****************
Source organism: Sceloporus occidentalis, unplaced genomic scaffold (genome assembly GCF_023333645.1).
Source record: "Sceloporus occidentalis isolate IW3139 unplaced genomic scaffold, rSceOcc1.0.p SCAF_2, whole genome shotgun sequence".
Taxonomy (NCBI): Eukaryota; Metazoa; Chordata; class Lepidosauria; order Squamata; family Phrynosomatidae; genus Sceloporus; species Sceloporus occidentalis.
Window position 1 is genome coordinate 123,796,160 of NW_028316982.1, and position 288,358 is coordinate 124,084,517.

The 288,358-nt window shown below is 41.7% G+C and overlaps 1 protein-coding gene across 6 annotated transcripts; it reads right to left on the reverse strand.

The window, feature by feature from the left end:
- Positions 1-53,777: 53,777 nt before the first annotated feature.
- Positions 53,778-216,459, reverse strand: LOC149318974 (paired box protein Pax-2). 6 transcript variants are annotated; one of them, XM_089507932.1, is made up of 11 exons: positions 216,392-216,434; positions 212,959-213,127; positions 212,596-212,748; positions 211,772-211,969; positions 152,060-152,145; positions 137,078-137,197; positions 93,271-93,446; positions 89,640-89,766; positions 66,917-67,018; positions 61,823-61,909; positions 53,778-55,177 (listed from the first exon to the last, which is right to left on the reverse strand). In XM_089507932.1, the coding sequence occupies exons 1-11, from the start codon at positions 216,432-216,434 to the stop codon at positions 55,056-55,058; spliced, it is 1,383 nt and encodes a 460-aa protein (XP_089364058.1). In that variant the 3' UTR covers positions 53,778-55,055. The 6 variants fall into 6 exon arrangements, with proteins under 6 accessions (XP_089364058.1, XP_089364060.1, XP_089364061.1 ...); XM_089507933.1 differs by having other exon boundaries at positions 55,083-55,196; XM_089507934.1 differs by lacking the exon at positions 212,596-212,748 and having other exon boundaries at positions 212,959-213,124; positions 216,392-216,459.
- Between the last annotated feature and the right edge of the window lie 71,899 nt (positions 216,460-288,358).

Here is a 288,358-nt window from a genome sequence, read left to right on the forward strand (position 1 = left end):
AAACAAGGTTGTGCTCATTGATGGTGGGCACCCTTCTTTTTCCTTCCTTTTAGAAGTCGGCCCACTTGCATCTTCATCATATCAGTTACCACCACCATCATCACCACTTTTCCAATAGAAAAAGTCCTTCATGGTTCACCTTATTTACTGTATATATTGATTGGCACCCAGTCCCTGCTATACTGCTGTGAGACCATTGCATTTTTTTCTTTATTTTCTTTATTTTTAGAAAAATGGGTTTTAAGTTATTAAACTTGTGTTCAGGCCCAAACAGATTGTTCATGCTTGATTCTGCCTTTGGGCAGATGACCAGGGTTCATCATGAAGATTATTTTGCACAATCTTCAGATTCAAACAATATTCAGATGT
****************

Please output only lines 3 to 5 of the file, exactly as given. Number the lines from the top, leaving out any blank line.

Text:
Taxonomy (NCBI): Eukaryota; Metazoa; Chordata; class Lepidosauria; order Squamata; family Phrynosomatidae; genus Sceloporus; species Sceloporus occidentalis.
Window position 1 is genome coordinate 123,796,160 of NW_028316982.1, and position 288,358 is coordinate 124,084,517.

The 288,358-nt window shown below is 41.7% G+C and overlaps 1 protein-coding gene across 6 annotated transcripts; it reads right to left on the reverse strand.